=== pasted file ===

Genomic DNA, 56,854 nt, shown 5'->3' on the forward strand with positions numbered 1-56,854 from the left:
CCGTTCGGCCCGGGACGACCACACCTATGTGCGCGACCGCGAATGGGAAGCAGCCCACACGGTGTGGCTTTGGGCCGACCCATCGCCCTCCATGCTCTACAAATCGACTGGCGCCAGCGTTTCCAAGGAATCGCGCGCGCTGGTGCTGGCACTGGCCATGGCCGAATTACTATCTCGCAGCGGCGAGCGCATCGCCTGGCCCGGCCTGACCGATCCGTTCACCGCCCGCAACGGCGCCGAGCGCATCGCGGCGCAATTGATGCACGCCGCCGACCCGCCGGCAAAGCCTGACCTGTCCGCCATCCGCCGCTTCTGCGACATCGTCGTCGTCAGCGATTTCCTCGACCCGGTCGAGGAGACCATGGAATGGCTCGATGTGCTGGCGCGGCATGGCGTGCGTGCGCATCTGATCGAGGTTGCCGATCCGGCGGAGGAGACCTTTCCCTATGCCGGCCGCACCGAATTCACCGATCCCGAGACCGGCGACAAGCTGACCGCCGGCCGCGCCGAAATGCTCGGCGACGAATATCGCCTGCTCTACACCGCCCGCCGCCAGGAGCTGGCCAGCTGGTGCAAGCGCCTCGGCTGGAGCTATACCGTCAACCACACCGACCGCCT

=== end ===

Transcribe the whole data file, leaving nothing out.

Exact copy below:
Genomic DNA, 56,854 nt, shown 5'->3' on the forward strand with positions numbered 1-56,854 from the left:
CCGTTCGGCCCGGGACGACCACACCTATGTGCGCGACCGCGAATGGGAAGCAGCCCACACGGTGTGGCTTTGGGCCGACCCATCGCCCTCCATGCTCTACAAATCGACTGGCGCCAGCGTTTCCAAGGAATCGCGCGCGCTGGTGCTGGCACTGGCCATGGCCGAATTACTATCTCGCAGCGGCGAGCGCATCGCCTGGCCCGGCCTGACCGATCCGTTCACCGCCCGCAACGGCGCCGAGCGCATCGCGGCGCAATTGATGCACGCCGCCGACCCGCCGGCAAAGCCTGACCTGTCCGCCATCCGCCGCTTCTGCGACATCGTCGTCGTCAGCGATTTCCTCGACCCGGTCGAGGAGACCATGGAATGGCTCGATGTGCTGGCGCGGCATGGCGTGCGTGCGCATCTGATCGAGGTTGCCGATCCGGCGGAGGAGACCTTTCCCTATGCCGGCCGCACCGAATTCACCGATCCCGAGACCGGCGACAAGCTGACCGCCGGCCGCGCCGAAATGCTCGGCGACGAATATCGCCTGCTCTACACCGCCCGCCGCCAGGAGCTGGCCAGCTGGTGCAAGCGCCTCGGCTGGAGCTATACCGTCAACCACACCGACCGCCT